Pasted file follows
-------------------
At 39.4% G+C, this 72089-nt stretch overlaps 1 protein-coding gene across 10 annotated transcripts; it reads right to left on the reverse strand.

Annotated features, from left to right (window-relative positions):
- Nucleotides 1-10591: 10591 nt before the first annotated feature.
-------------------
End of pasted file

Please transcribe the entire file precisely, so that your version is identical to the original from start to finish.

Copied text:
At 39.4% G+C, this 72089-nt stretch overlaps 1 protein-coding gene across 10 annotated transcripts; it reads right to left on the reverse strand.

Annotated features, from left to right (window-relative positions):
- Nucleotides 1-10591: 10591 nt before the first annotated feature.